I spent an hour on the phone yesterday in a conference call with James Marple, senior economist with TD Bank. Here are my notes. They’re rough… I haven’t polished them up, but it gives you a pretty decent overview of what he views with regard to deficits, debt, and the current debate.
Overall: GDP revised downward from Q108 today, showing recession far deeper than they knew. Revisions resolve mystery between job loss and GDP numbers. Housing market still a drag on the economy, but is mostly a legacy indicator at this time. Best deficit reduction scenarios would include tax and entitlement reforms to raise revenues with spending cuts in the future to avoid a double-dip or slower growth.
Debt ceiling: No historical precedent for what is happening now, which means predictions are not concrete. 4 possible scenarios, best to worst:
- Congress comes together, agrees on bill for long-term deficit reduction. Would cause rally in markets, undo pessimism priced into them right now.
- Congress does a deal but doesn’t agree to enough deficit reduction to satisfy ratings agencies. If one ratings agency downgrades (e.g. S&P) probably not long term effect, but would pressure policymakers to come back to the table for further reductions
- 8/2 no deal, interest payments met but the rest of spending cut in half. If only a few days, expect interest rates to rise by at least 25 basis points. Risk of downgrade would be priced in, would cause a 1-2% drag on GDP in Q3 2011. Longer it drags on, the higher the risk of second recession, but slow growth inevitable. Would force all non-interest spending to drop by 50% which is what would cause economic drag.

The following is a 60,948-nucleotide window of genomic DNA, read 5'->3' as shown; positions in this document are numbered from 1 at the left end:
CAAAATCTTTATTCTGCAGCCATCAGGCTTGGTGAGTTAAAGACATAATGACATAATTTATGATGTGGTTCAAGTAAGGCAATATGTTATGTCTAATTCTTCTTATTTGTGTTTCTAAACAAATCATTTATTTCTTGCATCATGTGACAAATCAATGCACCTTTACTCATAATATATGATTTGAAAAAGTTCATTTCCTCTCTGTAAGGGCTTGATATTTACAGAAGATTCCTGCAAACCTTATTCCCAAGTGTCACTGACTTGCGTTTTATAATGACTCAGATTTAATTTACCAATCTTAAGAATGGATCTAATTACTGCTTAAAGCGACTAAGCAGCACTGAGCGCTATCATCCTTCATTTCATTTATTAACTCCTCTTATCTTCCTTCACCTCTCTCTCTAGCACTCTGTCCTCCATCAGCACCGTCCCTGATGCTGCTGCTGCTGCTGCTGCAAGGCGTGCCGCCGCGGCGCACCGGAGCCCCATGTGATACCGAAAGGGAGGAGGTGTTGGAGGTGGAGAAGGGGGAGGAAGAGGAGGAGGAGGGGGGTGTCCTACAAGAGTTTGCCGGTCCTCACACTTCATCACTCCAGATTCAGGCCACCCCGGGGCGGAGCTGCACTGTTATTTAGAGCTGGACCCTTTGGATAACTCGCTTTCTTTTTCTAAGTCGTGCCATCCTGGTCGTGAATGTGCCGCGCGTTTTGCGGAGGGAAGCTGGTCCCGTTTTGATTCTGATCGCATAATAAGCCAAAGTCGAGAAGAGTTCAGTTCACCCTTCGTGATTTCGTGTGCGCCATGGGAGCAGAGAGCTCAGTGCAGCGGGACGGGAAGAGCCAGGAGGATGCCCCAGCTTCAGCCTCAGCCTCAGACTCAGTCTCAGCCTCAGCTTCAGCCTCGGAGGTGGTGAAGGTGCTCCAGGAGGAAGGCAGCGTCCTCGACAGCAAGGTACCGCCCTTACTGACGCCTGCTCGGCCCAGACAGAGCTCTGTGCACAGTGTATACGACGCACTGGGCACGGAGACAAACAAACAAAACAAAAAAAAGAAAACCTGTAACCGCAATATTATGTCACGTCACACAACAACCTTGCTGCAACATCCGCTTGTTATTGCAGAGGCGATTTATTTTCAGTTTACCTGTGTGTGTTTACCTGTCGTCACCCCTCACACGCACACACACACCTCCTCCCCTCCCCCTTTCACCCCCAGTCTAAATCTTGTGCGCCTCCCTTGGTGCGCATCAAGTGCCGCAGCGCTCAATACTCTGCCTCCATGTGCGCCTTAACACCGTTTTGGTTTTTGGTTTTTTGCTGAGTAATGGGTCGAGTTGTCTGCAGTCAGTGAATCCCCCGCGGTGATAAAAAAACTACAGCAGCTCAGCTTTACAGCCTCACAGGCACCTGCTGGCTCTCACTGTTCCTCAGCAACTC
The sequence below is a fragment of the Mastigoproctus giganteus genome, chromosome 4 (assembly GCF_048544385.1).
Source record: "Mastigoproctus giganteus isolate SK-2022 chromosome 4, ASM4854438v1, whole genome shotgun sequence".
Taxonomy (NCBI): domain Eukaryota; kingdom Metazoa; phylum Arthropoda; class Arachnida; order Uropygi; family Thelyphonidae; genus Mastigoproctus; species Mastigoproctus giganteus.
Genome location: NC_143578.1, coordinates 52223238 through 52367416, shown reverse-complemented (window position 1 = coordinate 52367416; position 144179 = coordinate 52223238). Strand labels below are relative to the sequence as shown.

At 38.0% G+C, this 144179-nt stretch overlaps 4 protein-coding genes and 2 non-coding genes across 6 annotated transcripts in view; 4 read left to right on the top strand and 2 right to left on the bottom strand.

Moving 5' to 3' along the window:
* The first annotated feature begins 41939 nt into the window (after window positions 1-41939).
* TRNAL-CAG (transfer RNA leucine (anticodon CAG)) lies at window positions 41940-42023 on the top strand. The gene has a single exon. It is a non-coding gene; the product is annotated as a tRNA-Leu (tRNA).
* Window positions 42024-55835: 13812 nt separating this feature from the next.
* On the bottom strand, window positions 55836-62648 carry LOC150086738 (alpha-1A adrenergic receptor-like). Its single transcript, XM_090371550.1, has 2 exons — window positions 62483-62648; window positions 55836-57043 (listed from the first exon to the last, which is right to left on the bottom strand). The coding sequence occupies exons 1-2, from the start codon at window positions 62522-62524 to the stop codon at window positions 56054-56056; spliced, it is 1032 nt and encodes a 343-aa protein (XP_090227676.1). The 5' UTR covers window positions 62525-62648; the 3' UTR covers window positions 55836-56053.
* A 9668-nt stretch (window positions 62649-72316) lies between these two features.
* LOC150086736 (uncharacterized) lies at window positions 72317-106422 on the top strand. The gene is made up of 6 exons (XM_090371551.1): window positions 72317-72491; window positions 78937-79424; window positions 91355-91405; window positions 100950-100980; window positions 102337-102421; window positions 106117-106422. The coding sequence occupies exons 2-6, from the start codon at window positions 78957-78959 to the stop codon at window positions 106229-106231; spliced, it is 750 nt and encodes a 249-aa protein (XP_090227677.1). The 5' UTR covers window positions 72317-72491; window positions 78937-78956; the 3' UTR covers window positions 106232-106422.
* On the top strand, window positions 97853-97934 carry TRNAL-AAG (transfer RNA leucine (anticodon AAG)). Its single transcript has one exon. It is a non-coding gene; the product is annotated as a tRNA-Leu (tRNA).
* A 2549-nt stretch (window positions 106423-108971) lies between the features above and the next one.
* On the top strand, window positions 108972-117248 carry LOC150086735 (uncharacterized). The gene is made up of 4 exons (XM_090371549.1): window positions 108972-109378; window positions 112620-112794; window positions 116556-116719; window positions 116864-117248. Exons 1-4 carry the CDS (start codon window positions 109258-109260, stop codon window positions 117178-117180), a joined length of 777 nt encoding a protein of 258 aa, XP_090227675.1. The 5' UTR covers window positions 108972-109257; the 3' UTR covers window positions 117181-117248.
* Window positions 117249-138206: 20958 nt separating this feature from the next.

- US treasury misses interest payment due to revenues not there or an error in estimates of revenues coming in could trigger nightmare scenario with immediate downgrade, 2008 repeated.
In response to caller questions:
- 14th amendment scenario: Does not alleviate uncertainty, exacerbates it because even though there is no default and possibility of being tied up in court/partisan battles instead of dealing with deficit reduction
- Clean bill with agreed-upon framework but not actual bill reducing deficit: Best case: reduces uncertainty in markets, reduces political risk, but doesn’t cure issue of deficit reduction. Not a terrible outcome but not desired either. The broader question in all of this necessitates clear gesture to fiscal consolidation — tax reform and entitlement reform with latter in out-years, revenue increases sooner. With housing market uncertainty already looming, slow job growth looming, essential to factor out as much uncertainty as possible. Markets need policymakers to make good-faith effort to address both in immediate fashion.
- What happens to precious metals/oil futures if no deal? Gold will be safe haven until a deal is struck, then it will drop precipitously. Oil, other commodities will depend on dollar reaction.
- How to calm people down? Biggest fear is uncertainty driving people to make run on the markets, banks which could trigger a depression-like scenario. Important to repeat that default is a highly unlikely event and will not happen even if 8/2 deadline passes. Even if there were a default, it would be viewed as a technical default due to political dysfunction rather than systemic. Interest payments will be made, and as long as that happens, no panic is necessary. Policymakers will not allow brinksmanship to that degree, and should remember that any rise in interest rates increases the deficit.